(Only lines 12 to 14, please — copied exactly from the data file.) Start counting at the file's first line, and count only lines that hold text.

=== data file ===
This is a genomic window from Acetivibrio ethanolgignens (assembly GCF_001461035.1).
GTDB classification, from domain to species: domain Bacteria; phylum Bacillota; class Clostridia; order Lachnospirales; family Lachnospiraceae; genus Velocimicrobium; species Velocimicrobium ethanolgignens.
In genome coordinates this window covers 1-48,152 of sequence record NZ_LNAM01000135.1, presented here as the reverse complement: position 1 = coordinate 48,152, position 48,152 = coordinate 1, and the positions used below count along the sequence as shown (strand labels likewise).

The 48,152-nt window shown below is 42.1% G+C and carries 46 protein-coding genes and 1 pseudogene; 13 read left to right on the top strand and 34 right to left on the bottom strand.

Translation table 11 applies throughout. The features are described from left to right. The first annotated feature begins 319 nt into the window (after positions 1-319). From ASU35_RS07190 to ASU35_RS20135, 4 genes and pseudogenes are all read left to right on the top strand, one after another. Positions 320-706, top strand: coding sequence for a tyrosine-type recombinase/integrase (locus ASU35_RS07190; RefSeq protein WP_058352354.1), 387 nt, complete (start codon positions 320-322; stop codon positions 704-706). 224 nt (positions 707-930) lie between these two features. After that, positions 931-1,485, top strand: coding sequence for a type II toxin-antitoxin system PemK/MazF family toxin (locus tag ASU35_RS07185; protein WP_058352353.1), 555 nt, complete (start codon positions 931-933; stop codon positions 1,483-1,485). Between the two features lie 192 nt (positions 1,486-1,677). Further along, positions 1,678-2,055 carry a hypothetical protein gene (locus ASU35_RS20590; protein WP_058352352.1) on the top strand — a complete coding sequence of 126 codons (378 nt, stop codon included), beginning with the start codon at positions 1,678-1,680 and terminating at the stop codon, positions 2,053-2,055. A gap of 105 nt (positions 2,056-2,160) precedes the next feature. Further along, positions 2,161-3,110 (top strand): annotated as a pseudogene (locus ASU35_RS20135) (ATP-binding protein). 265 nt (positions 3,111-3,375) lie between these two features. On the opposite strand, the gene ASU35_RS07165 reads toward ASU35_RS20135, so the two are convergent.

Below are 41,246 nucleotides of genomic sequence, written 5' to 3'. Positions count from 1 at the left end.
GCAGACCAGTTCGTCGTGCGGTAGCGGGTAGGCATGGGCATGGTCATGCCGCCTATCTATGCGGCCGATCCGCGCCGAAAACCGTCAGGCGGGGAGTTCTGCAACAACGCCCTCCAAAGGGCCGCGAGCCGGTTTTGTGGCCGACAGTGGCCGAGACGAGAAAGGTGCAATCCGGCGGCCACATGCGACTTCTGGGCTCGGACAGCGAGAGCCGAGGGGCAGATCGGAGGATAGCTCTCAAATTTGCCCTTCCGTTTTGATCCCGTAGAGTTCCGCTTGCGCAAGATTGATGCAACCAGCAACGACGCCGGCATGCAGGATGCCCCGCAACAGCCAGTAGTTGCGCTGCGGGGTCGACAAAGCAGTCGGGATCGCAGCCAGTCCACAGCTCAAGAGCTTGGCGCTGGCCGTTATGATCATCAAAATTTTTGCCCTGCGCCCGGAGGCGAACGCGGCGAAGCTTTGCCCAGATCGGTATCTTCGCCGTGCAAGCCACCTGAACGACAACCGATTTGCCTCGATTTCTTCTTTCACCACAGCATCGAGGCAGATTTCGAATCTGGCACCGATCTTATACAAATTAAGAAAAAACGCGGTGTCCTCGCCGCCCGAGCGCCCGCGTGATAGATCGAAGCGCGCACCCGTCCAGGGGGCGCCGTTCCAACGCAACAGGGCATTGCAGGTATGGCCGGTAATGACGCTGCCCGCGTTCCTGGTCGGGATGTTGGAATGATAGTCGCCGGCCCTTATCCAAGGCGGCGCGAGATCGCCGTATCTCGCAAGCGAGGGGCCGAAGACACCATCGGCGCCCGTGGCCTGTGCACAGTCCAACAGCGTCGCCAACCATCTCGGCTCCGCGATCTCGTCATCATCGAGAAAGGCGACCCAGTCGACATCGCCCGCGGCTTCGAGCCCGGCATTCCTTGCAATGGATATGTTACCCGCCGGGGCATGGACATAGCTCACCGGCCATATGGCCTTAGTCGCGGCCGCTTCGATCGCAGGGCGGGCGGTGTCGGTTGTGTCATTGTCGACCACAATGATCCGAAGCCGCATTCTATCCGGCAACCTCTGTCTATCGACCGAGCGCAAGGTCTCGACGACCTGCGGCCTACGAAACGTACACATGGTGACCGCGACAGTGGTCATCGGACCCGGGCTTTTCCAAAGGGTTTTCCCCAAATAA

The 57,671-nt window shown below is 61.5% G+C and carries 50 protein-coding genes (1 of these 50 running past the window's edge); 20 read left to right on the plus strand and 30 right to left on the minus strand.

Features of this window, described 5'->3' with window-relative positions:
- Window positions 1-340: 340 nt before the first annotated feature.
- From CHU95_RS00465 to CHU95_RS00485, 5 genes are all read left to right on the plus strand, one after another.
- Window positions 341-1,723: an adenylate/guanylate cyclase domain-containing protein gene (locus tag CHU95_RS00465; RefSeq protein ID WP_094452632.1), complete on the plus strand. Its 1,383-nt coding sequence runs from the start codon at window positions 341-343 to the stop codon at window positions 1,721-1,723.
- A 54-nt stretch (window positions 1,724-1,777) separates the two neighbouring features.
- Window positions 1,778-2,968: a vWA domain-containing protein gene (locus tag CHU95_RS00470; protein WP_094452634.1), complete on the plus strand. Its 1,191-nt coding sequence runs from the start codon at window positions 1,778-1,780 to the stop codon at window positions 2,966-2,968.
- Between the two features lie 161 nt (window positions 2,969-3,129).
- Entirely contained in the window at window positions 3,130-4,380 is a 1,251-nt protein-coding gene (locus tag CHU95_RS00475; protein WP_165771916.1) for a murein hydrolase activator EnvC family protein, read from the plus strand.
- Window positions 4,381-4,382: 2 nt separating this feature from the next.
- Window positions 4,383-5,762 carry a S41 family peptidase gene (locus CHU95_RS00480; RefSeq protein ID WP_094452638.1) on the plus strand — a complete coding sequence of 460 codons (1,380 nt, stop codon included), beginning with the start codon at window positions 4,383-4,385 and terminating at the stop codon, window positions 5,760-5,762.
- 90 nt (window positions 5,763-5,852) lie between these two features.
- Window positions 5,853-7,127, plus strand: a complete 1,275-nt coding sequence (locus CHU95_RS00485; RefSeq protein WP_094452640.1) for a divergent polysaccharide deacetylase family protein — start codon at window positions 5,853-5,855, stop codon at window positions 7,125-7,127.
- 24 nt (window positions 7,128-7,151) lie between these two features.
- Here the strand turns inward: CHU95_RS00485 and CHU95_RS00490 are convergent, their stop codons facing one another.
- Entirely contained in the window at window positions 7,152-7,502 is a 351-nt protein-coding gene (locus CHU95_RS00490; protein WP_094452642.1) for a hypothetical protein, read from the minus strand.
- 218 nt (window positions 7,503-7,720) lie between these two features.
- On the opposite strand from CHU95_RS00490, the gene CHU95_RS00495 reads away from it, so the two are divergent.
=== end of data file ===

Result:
- Window positions 341-1,723: an adenylate/guanylate cyclase domain-containing protein gene (locus tag CHU95_RS00465; RefSeq protein ID WP_094452632.1), complete on the plus strand. Its 1,383-nt coding sequence runs from the start codon at window positions 341-343 to the stop codon at window positions 1,721-1,723.
- A 54-nt stretch (window positions 1,724-1,777) separates the two neighbouring features.
- Window positions 1,778-2,968: a vWA domain-containing protein gene (locus tag CHU95_RS00470; protein WP_094452634.1), complete on the plus strand. Its 1,191-nt coding sequence runs from the start codon at window positions 1,778-1,780 to the stop codon at window positions 2,966-2,968.